This is a guest post by Csaba Nikolenyi of the Department of Political Science, Concordia University
In my newly released book on Institutional Design and Party Government in Post-Communist Europe (Oxford University Press), I devote a chapter to the assessment of the relationship between the rules of indirect presidential elections and divided government. In democracies, where the chief executive is elected directly by the voters, the notion of divided government refers to split partisan control of the executive and legislative branches. In democracies with indirectly elected presidents, however, the notion of divided government is much less explored. In my study, I do not approach the question of presidential choice and divided government from the perspective of the head of state; instead, my interest is in understanding how particular institutional conditions help, or not, the governing majority of parties to acquire control over the presidency where the constitution provides for an indirectly elected head of states.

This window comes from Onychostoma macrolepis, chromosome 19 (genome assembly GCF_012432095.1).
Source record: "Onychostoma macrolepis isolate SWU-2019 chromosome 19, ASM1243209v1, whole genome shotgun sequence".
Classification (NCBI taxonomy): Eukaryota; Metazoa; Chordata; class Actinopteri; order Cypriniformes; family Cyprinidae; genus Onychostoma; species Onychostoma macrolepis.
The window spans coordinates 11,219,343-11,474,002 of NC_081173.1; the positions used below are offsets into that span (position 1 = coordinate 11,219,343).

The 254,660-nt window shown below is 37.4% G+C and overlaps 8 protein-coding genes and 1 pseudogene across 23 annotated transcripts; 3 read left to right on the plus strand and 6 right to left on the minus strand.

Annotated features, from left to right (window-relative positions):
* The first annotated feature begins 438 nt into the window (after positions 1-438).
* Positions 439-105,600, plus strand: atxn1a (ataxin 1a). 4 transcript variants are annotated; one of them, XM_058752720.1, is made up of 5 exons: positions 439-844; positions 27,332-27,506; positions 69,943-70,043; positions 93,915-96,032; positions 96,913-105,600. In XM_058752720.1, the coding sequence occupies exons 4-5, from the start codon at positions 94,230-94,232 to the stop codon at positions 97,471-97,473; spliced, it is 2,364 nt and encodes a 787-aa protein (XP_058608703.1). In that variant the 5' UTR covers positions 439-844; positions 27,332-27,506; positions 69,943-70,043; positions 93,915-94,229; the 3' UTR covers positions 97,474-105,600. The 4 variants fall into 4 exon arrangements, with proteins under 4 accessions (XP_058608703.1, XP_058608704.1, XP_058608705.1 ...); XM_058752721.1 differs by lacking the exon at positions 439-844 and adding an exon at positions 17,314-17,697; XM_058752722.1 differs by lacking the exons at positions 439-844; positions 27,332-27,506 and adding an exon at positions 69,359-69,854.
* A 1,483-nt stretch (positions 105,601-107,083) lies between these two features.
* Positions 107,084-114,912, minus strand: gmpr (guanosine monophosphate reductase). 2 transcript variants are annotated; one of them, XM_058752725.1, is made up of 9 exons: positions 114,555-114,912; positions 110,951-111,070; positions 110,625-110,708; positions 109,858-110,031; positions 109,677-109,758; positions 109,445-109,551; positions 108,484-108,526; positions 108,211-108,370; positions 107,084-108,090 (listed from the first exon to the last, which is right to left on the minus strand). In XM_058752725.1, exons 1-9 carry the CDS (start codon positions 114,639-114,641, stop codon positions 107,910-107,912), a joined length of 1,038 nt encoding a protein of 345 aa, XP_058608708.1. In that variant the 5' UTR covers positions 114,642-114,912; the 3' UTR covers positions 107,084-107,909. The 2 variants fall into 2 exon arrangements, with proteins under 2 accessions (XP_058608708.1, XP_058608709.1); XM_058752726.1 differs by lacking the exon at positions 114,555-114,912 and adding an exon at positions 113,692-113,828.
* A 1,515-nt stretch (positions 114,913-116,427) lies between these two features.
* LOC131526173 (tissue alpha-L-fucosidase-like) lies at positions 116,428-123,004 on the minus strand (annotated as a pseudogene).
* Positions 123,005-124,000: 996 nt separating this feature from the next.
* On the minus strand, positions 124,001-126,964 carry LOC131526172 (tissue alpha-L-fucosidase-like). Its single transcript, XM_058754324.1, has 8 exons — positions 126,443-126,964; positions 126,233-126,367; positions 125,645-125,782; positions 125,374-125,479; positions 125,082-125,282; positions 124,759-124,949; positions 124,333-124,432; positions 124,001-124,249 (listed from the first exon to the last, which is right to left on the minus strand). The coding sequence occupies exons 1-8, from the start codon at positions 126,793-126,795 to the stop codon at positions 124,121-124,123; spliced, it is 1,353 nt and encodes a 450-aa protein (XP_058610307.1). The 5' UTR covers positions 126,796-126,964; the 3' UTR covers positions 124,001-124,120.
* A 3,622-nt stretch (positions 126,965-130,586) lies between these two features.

Among the ten post-communist EU member states, there are four that had indirect presidential elections as of 2010: Czech Republic, Estonia, Hungary, and Latvia. Since then, the number has dropped to three as a result of the Czech Republic having adopted a constitutional amendment that made the presidency a directly elected office in 2012. I find that in all four cases the rules of the game, specifically the congruence of the presidential election process with the selection of the prime minister, has systematically affected whether the incumbent government coalition of parties will capture the presidency or not. In Hungary and Latvia the rules of winning both the legislature and the executive favor the majority coalition in government. As a result, we tend to see few instances of divided partisan control over the two branches. In contrast, the presidential election rules in the Czech Republic, until 2012, and in Estonia, make it very difficult for the governing coalition to do so: in the former case the selection of the president required bicameral assent, and, in the latter case the winning candidate needs a qualified 2/3 majority in the unicameral Riigikogu. As a result, divided government has been a more frequent outcome in these latter cases.